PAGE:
Friday, August 19, 2005

I'm really very proud of that last post, in a written-in-one-sitting, couldn't-sleep, couldn't-think-straight-until-it-was-done sort of way, and, thusly, I don't want to detract from it by replacing it's "most current" spot with some meaningless sentimentality about things that reminds me a of people and people that remind me of things (and things and people that remind me of feelings, and feelings that remind me of songs, and songs that remind me of ootsy-cutsie butterflies, what have you), but I'm casually reading this book (meaning I've read a few pages into it and probably never will again) about writing life stories, and the author says, very plainly, that writers write.

What he means by this is the age-old advice that any writer with any credit to their name will tell you: A serious writer should devote one solid hour a day to writing, and be disciplined about it. The problem I have with this is that I highly suspect that my favorite writers would be those with no credit to their name at all, except of course that the problem continuing from that logic is that I've never heard of any of them, and that sort of wipes out my argument. I have more problems with this, many more, about how discipline and creativity are often mutually exclusive, and the staunchy quality that timed writing brings, and all that kind of rot, but it all boils down to creative and glorified ways of saying the following: I have no self-discipline.

None. Not a drop of it. My parents probably devoted considerable time in my youth to disciplining me, and hoping I would learn to take it on myself, but being, as I was, a bright child, I quickly learned that rather than the slow and tedious path of learning discipline, nature had provided me with the eternal shortcut: fussing, lying, and justifying my way out of any responsibility whatsoever.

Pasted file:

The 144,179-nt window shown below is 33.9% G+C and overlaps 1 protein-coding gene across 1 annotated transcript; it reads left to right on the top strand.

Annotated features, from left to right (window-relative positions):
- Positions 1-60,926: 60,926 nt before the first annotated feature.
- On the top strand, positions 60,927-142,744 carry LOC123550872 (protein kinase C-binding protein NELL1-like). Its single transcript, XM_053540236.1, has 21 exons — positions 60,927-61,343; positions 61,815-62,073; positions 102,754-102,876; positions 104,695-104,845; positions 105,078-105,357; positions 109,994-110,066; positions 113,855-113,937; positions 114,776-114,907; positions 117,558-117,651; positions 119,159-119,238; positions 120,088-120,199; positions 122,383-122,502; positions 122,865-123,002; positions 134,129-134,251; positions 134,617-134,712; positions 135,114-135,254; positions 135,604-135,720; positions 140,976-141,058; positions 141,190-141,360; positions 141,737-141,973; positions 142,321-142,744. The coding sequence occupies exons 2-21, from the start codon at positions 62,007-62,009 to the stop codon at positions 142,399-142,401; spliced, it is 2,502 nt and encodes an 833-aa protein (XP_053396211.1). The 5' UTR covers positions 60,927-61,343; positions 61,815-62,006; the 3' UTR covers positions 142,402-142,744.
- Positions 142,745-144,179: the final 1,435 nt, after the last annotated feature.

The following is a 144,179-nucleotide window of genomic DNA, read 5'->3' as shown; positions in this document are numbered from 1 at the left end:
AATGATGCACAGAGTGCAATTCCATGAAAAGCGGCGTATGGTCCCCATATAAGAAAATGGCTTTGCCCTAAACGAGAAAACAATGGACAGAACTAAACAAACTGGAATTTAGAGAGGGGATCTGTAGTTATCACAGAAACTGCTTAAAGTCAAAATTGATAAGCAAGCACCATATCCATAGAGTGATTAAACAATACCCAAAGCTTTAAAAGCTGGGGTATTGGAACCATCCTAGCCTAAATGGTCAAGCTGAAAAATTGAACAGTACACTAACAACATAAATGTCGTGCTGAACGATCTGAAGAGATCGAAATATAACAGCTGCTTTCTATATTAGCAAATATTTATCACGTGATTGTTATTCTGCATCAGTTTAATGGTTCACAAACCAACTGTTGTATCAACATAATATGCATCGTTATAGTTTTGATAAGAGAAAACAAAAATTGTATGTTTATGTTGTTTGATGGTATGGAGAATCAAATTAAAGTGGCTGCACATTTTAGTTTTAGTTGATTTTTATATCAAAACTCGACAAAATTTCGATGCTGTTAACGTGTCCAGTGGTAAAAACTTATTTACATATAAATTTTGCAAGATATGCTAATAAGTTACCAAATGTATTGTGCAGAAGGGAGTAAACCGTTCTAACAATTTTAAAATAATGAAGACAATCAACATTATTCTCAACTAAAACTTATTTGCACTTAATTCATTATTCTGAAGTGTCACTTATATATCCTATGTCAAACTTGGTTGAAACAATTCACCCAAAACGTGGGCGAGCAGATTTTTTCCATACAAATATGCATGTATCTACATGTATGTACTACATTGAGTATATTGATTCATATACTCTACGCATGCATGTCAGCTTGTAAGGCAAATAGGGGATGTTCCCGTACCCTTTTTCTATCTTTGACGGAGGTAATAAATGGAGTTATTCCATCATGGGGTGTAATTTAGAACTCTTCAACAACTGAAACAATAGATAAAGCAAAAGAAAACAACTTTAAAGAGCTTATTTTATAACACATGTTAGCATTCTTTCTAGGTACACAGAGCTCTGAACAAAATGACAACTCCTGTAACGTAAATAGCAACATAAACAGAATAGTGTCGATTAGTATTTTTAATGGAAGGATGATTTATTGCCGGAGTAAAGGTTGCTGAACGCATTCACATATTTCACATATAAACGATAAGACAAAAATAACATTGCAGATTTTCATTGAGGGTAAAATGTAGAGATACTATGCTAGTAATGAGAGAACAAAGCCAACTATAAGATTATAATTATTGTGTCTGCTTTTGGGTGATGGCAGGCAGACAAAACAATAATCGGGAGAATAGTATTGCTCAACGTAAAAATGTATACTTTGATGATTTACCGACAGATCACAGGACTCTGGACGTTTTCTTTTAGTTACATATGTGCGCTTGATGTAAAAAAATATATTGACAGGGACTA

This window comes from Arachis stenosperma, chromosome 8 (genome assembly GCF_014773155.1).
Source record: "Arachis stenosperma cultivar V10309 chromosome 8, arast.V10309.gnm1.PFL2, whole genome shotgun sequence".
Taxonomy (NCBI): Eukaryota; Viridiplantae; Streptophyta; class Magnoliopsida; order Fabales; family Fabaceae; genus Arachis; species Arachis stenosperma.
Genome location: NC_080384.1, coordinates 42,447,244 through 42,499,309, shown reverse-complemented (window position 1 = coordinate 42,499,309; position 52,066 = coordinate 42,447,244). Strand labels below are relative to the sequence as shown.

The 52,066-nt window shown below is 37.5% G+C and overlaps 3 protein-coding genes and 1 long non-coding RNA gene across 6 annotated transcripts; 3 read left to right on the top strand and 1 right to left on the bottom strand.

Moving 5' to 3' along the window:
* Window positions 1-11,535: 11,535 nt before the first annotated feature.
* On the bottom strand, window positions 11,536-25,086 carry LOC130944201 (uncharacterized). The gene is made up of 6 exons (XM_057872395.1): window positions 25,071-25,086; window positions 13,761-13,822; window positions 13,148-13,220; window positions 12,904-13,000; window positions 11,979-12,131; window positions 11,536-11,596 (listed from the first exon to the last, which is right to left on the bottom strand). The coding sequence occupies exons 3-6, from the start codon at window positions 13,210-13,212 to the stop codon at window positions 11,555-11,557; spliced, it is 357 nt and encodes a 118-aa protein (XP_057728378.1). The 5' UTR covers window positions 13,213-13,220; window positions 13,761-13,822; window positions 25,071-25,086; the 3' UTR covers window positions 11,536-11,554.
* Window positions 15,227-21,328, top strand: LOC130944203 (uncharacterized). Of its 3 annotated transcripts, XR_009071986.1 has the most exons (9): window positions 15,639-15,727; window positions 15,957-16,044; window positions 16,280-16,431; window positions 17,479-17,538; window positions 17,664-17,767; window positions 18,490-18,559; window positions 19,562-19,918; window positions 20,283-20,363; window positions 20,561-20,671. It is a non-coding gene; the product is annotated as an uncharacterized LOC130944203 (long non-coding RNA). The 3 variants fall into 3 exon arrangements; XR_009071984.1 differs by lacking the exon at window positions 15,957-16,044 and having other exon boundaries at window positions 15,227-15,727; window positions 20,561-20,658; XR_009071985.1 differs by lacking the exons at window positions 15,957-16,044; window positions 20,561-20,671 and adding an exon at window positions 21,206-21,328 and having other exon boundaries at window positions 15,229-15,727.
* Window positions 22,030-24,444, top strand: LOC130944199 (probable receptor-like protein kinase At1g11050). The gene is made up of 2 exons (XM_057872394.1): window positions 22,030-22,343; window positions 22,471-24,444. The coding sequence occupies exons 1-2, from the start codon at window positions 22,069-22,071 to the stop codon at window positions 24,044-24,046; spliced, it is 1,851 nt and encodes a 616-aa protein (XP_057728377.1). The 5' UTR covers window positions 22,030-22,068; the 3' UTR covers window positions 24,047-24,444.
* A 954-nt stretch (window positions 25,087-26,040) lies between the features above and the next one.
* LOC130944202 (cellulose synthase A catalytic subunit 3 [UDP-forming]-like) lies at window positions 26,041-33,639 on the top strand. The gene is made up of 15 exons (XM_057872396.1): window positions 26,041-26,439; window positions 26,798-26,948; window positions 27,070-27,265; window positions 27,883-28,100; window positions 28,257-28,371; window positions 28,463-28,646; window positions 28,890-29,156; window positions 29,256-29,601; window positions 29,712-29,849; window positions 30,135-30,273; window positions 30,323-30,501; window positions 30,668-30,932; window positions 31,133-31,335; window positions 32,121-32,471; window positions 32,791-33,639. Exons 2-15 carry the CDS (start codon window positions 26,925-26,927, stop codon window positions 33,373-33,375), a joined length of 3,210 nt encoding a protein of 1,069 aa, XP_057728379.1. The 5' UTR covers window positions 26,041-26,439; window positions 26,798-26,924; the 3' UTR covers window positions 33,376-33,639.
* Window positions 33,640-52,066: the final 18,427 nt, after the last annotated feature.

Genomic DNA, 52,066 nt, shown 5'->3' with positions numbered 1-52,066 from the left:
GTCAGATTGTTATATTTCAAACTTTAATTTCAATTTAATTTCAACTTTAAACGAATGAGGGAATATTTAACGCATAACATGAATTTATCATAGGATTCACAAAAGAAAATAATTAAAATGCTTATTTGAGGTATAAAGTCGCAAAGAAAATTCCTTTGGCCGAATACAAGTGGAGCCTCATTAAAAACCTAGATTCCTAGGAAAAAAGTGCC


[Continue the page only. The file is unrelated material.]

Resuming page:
There is a certain problem with being too smart when you're young. I'm not saying I'm a genius or anything, but it was clear that I was always at the top of my class, along with a few others. The lot of them are fairing pretty well today, come to think of it, which must prove that I was smarter than them all along, if you follow. I was never challenged by anything in school, so I learned how to half-ass things rather than how to apply myself, I never had to give anything my full attention, so I never learned how to keep my mind from wandering, and I never needed to be given directions before assignments, so, today, I just dare you to tell me how to get somewhere without google mapping it for me. You'll be one exasperated search party, let me tell you.

Of course, there you have, again, a list of excuses. Clearly, this is at the soul of my writing, and my self, to be truthful. If I were to be psychoanalyzed, searched through and through, and all my excuses, my lies, my justifications sifted through, I suspect at the end of it all what would be left would amount to an handwritten note, reading "I owe you: one fundamental truth about my being, ASAP. ~Linda :-)"

That is, if I bothered showing up for the appointment at all.

I could go on for a while, were it not 3 AM, about where specifically I think people went wrong in teaching me, where I went wrong in learning. I could talk about methods we could use, as a country, to create a different learning environment for children who learn at seperate speeds, much more so than we do today, and I could talk about the plausible benefits for this. I could talk about regrets and consequences, and I could even spell out a thorough, bulleted, step-by-step plan for change: a redemption that would take place just in time, saving me from the massive lethargy that is me.


But I bet you know where this is(n't) going!

On with it.

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